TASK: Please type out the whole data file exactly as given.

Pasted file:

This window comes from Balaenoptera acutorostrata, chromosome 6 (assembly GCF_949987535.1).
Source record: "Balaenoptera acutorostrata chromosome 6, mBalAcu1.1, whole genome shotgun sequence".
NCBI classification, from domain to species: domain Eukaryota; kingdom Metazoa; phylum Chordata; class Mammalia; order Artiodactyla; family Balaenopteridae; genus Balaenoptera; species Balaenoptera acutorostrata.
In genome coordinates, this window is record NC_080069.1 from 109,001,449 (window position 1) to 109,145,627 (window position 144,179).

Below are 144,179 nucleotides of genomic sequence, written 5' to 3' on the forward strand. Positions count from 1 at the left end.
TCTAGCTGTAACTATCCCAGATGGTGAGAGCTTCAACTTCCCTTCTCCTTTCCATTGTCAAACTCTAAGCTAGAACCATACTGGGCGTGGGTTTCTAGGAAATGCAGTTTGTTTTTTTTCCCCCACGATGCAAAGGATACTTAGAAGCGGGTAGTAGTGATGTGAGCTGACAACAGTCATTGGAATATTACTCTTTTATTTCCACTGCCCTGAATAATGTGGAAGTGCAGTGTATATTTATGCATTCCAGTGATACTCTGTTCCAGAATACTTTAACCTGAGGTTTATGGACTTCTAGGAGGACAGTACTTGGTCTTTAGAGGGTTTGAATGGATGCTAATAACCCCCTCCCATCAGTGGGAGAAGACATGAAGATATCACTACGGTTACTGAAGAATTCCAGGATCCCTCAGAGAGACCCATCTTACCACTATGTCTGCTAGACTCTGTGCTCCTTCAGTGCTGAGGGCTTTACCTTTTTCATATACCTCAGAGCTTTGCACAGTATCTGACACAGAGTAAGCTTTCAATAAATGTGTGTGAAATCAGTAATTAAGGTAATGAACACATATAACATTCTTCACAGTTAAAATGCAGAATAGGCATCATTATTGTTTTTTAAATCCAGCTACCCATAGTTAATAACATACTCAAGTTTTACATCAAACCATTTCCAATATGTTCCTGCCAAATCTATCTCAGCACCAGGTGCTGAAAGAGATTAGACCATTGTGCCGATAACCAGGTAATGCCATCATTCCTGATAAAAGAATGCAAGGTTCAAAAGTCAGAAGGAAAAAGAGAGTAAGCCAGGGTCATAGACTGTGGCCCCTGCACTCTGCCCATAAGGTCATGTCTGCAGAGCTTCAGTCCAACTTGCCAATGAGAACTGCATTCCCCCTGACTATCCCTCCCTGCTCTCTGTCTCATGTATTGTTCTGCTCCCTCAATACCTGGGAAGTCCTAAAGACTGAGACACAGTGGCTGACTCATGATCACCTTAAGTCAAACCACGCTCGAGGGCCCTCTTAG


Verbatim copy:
This window comes from Balaenoptera acutorostrata, chromosome 6 (assembly GCF_949987535.1).
Source record: "Balaenoptera acutorostrata chromosome 6, mBalAcu1.1, whole genome shotgun sequence".
NCBI classification, from domain to species: domain Eukaryota; kingdom Metazoa; phylum Chordata; class Mammalia; order Artiodactyla; family Balaenopteridae; genus Balaenoptera; species Balaenoptera acutorostrata.
In genome coordinates, this window is record NC_080069.1 from 109,001,449 (window position 1) to 109,145,627 (window position 144,179).

Below are 144,179 nucleotides of genomic sequence, written 5' to 3' on the forward strand. Positions count from 1 at the left end.
TCTAGCTGTAACTATCCCAGATGGTGAGAGCTTCAACTTCCCTTCTCCTTTCCATTGTCAAACTCTAAGCTAGAACCATACTGGGCGTGGGTTTCTAGGAAATGCAGTTTGTTTTTTTTCCCCCACGATGCAAAGGATACTTAGAAGCGGGTAGTAGTGATGTGAGCTGACAACAGTCATTGGAATATTACTCTTTTATTTCCACTGCCCTGAATAATGTGGAAGTGCAGTGTATATTTATGCATTCCAGTGATACTCTGTTCCAGAATACTTTAACCTGAGGTTTATGGACTTCTAGGAGGACAGTACTTGGTCTTTAGAGGGTTTGAATGGATGCTAATAACCCCCTCCCATCAGTGGGAGAAGACATGAAGATATCACTACGGTTACTGAAGAATTCCAGGATCCCTCAGAGAGACCCATCTTACCACTATGTCTGCTAGACTCTGTGCTCCTTCAGTGCTGAGGGCTTTACCTTTTTCATATACCTCAGAGCTTTGCACAGTATCTGACACAGAGTAAGCTTTCAATAAATGTGTGTGAAATCAGTAATTAAGGTAATGAACACATATAACATTCTTCACAGTTAAAATGCAGAATAGGCATCATTATTGTTTTTTAAATCCAGCTACCCATAGTTAATAACATACTCAAGTTTTACATCAAACCATTTCCAATATGTTCCTGCCAAATCTATCTCAGCACCAGGTGCTGAAAGAGATTAGACCATTGTGCCGATAACCAGGTAATGCCATCATTCCTGATAAAAGAATGCAAGGTTCAAAAGTCAGAAGGAAAAAGAGAGTAAGCCAGGGTCATAGACTGTGGCCCCTGCACTCTGCCCATAAGGTCATGTCTGCAGAGCTTCAGTCCAACTTGCCAATGAGAACTGCATTCCCCCTGACTATCCCTCCCTGCTCTCTGTCTCATGTATTGTTCTGCTCCCTCAATACCTGGGAAGTCCTAAAGACTGAGACACAGTGGCTGACTCATGATCACCTTAAGTCAAACCACGCTCGAGGGCCCTCTTAG